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Boyes Turner’s cerebral palsy lawyers have secured an admission of liability from an NHS Trust for a teenage boy with cerebral palsy. The boy’s brain was damaged by lack of oxygen during childbirth when maternity staff gave his mother too much of the uterine stimulant, Syntocinon, causing hyperstimulation of his mother’s uterus. His family approached us when he was in his teens and asked us to help him make a medical negligence compensation claim.
The NHS admission of liability enabled us to obtain an interim payment to meet our client’s urgent needs, whilst we worked with our experts to understand his long-term needs and negotiate a settlement of his claim.
Negligent maternity care led to hyperstimulation in labour
Late in pregnancy our client’s mother was admitted to hospital after her waters had broken the previous day. Her blood pressure, temperature, pulse and urine were checked, and a CTG of the unborn baby’s heart rate indicated that the fetal heart rate was normal. She stayed in hospital overnight. The next morning she was given a prostin pessary to augment (encourage and speed up) labour.
That evening, further fetal heart monitoring took place and she was given an epidural for pain relief. A Syntocinon (oxytocin) drip was set up to stimulate uterine contractions. Syntocinon is a powerful uterine stimulant. It must always be given with care as too much can lead to serious, life-threatening complications for the mother and baby, including uterine rupture or fetal ‘distress’ and brain injury. Syntocinon is given by drip in very small doses, which may be gradually increased or quickly reduced or turned off depending on its effect on the mother and baby. Whilst Syntocinon is being given, the baby’s heart rate and the mother’s condition must be carefully monitored. In this case, the dose was repeatedly increased over 2.5 hours, even after the labour had reached the second stage and maternal pushing had begun.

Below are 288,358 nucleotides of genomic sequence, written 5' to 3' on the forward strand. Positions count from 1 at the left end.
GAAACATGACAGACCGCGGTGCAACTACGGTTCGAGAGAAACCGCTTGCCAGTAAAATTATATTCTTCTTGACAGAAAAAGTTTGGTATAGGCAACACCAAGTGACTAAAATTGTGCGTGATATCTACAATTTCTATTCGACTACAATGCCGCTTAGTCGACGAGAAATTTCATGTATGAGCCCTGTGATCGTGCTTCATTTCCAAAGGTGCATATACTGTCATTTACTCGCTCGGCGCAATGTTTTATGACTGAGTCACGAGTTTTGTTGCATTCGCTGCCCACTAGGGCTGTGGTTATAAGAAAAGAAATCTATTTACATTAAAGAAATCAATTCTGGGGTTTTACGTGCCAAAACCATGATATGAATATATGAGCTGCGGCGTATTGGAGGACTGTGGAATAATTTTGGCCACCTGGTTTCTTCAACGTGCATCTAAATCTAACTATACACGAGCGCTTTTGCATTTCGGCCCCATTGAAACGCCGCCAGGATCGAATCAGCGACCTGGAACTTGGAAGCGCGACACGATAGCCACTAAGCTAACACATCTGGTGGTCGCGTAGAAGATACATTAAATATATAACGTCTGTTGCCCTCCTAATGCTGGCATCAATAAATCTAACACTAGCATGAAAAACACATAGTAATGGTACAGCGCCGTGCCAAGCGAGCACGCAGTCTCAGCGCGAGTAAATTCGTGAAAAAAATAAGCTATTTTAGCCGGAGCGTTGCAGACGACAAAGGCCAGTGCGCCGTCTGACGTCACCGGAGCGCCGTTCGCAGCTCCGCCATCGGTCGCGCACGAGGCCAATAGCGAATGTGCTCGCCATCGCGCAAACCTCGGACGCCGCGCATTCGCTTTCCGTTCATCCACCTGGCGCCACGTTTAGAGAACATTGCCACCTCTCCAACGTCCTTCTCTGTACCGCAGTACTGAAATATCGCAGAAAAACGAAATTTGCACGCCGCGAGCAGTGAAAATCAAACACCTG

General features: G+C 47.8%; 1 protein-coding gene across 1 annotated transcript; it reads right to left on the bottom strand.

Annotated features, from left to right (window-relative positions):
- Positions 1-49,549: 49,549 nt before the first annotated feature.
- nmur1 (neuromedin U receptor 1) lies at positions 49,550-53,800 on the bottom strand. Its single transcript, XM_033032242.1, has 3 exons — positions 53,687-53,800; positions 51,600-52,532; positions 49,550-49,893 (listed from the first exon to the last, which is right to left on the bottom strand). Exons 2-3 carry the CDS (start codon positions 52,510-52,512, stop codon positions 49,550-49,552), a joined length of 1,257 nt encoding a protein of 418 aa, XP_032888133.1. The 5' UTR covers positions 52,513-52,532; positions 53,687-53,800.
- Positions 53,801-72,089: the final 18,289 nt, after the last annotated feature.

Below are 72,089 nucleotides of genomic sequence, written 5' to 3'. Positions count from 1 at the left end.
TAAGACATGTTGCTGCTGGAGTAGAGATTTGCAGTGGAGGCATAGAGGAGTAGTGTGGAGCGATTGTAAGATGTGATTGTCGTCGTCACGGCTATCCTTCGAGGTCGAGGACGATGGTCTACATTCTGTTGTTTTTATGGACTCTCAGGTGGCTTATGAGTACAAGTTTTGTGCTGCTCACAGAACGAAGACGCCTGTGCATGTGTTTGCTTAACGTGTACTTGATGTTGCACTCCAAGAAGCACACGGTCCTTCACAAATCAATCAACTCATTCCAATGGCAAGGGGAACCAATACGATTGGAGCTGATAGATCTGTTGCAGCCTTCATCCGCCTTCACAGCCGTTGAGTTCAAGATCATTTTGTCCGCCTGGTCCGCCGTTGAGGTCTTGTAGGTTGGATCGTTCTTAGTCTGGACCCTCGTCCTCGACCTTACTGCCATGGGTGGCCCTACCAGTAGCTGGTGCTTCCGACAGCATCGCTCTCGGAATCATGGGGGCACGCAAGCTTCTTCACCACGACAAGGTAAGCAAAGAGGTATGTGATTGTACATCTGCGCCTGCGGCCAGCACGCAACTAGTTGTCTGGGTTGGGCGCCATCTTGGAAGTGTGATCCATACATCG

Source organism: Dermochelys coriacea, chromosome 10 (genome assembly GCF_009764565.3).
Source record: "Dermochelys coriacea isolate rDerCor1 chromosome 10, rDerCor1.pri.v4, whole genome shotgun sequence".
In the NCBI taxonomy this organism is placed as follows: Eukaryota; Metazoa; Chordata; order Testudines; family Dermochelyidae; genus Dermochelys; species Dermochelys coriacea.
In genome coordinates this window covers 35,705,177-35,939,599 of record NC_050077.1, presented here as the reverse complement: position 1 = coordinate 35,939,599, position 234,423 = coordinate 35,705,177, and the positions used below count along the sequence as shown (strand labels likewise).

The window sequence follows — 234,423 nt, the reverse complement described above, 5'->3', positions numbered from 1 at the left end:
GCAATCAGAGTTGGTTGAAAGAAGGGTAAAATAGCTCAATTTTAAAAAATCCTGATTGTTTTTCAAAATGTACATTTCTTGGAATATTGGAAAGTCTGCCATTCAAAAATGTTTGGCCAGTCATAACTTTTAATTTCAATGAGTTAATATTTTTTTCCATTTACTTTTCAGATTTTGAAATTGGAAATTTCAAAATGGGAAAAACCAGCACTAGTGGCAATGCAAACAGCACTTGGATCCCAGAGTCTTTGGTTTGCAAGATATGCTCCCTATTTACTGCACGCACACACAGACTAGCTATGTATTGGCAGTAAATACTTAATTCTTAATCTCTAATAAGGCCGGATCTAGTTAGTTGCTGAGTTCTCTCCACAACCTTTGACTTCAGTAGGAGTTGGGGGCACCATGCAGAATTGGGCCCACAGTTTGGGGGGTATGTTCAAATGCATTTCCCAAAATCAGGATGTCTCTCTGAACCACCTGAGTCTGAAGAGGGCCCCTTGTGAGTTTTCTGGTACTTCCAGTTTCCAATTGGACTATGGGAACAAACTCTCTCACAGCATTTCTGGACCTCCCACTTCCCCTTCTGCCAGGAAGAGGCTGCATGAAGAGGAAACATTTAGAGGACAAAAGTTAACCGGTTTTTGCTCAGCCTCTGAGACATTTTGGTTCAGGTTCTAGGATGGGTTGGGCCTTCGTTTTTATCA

Baby born in poor condition from lack of oxygen
Our client was born in very poor condition. His APGAR scores were low. He was suffering from oxygen deprivation and needed resuscitation. He was transferred to the neonatal intensive care unit (NICU) for ventilation. He suffered seizures (fits) and multi-organ failure. An MRI brain scan later revealed that he had suffered an acute, profound asphyxia (short but severe period of lack of oxygen) around the time of birth.
He now has four-limb dystonic cerebral palsy with impaired intellect and language and communication. His disability affects his education and means that he is dependent on others in many aspects of daily life.
If you are caring for a child or young adult with cerebral palsy caused by medical negligence and would like to find out more about making a claim, you can talk to one of our friendly lawyers confidentially by contacting us here.
They have a great deal of knowledge and expertise, and client care seems to be their top priority.
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